The AEgIS experiment at CERN intends to form antihydrogen atoms and launch them on a horizontal trajectory to subject them to gravity, in order to perform the first-ever measurement of the gravitational interaction between matter and antimatter. While antimatter is expected to behave gravitationally just like matter, this novel test of Einstein's Weak Equivalence Principle carries the potential for surprises, e.g. an extension of our understanding of gravity and/or the absence of antimatter in the Universe since the Big Bang.
The (essentially complete) apparatus is charge symmetric, and will be commissioned by first forming and launching hydrogen atoms (in 2014) before attempting the same with antihydrogen (in 2015). Maximizing the produced flux of antihydrogen atoms is essential and requires advances in nano-structured materials, laser physics, positron and positronium manipulation and ultra-cold charged plasmas, among with many others. Building the interdisciplinary expertise and diagnostic tools is predicated on the long-term presence of master and PhD students from across the world and from the participating groups at the experiment, their interactions and their supervision by experts in the respective fields.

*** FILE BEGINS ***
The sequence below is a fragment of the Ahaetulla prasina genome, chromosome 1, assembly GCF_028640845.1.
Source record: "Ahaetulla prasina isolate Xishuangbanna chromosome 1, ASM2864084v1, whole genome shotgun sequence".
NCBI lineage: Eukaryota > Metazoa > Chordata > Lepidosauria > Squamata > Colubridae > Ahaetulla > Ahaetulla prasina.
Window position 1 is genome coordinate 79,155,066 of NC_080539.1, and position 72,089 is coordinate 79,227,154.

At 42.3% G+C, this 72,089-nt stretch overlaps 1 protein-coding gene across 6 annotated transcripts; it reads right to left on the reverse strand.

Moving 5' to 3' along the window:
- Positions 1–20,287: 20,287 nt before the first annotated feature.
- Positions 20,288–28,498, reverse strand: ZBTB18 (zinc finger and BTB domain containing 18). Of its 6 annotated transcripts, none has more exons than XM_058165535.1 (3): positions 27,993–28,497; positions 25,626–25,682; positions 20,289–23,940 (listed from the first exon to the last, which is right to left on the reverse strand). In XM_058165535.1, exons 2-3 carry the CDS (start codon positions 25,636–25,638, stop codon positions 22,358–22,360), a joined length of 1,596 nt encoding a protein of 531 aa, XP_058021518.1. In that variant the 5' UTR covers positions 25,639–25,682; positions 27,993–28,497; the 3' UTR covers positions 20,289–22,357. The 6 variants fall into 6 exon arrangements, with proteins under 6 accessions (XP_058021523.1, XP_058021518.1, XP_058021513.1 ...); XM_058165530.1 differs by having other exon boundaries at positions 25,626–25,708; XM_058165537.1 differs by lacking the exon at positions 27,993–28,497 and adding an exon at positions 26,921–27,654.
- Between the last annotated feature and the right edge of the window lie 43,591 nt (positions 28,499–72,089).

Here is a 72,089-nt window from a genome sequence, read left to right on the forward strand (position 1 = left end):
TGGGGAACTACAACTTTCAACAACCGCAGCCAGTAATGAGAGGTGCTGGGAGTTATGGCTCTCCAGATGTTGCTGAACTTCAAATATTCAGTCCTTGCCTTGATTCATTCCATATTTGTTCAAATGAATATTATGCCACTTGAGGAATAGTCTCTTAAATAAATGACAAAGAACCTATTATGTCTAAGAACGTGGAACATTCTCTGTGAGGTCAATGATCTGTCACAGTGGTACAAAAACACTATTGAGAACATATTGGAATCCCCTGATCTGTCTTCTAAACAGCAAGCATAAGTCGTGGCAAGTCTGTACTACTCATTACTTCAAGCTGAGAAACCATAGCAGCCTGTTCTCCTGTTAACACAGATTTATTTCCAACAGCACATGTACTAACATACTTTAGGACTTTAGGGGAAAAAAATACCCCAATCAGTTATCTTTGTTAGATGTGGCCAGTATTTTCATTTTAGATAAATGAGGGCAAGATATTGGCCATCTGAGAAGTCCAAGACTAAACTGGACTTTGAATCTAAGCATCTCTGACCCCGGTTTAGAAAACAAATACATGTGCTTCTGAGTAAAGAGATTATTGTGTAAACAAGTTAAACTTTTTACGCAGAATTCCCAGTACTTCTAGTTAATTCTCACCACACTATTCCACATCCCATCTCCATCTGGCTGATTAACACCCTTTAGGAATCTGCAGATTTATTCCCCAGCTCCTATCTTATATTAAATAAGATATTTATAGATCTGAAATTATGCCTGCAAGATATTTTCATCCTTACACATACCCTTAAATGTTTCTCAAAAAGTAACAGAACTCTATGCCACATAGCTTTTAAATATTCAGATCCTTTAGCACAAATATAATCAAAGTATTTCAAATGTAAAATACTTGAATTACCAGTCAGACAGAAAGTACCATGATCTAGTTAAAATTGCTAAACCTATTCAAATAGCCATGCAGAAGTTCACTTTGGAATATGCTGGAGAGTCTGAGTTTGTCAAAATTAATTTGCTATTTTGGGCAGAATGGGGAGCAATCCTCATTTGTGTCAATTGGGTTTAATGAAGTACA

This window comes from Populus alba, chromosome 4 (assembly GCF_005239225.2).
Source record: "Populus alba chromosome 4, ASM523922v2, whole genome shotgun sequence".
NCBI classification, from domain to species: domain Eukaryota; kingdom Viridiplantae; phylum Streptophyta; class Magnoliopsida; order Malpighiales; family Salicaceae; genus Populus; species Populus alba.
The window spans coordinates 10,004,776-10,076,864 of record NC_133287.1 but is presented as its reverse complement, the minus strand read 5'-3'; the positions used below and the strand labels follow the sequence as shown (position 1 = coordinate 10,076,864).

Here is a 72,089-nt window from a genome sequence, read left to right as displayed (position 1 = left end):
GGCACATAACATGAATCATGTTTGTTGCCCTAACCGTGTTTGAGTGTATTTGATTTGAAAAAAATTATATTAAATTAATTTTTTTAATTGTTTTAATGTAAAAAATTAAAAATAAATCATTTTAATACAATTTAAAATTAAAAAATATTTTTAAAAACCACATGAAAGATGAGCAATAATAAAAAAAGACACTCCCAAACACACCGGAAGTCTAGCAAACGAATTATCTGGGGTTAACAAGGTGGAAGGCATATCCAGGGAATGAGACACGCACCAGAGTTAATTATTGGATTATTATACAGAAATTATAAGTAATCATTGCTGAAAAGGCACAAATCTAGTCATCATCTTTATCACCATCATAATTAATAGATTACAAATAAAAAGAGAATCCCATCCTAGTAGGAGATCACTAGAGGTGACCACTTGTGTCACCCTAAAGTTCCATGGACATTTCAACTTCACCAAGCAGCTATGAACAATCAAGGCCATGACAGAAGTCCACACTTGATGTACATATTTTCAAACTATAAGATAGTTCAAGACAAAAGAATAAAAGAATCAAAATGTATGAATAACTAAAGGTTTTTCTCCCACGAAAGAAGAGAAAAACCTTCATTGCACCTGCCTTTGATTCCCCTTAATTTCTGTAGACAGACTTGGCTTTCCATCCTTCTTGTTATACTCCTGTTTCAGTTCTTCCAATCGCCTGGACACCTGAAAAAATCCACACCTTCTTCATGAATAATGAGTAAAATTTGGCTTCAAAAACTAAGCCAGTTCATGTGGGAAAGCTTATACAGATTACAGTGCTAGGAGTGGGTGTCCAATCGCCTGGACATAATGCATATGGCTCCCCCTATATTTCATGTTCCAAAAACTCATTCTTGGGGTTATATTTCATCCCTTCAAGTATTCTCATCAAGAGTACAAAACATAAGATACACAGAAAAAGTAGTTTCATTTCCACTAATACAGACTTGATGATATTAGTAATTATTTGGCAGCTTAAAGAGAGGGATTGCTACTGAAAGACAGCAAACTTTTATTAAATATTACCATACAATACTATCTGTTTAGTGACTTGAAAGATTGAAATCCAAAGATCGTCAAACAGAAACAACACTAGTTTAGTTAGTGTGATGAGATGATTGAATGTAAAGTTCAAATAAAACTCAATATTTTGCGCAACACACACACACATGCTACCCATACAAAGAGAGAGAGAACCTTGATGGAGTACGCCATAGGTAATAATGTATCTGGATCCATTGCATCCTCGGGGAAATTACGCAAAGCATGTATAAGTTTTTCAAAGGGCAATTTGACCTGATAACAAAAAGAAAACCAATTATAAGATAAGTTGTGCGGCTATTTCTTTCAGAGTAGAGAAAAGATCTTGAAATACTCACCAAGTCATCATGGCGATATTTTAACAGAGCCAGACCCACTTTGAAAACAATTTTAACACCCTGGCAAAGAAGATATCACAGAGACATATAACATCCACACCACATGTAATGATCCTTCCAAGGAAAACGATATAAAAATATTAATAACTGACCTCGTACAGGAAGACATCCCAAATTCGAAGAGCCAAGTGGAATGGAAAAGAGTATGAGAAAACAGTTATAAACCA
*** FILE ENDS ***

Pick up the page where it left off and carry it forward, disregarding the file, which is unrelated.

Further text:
Financial support for students forms the bulk of the funding request. Outcomes include valuable expertise and training for them, technical developments in interdisciplinary areas, and more concretely characterizations of different nano-patterend materials, the possibility of manipulating excited positronium atoms, and of trapping and studying positronium and antihydrogen atoms.
Furthermore, the students will form the heart of a recently started concerted effort to involve the public in the scientific process, by helping to analyze our experimental data. Students will thus hone their skills in communication and in explaining complex systems clearly, succinctly and intelligibly, while the public will directly participate in fundamental research.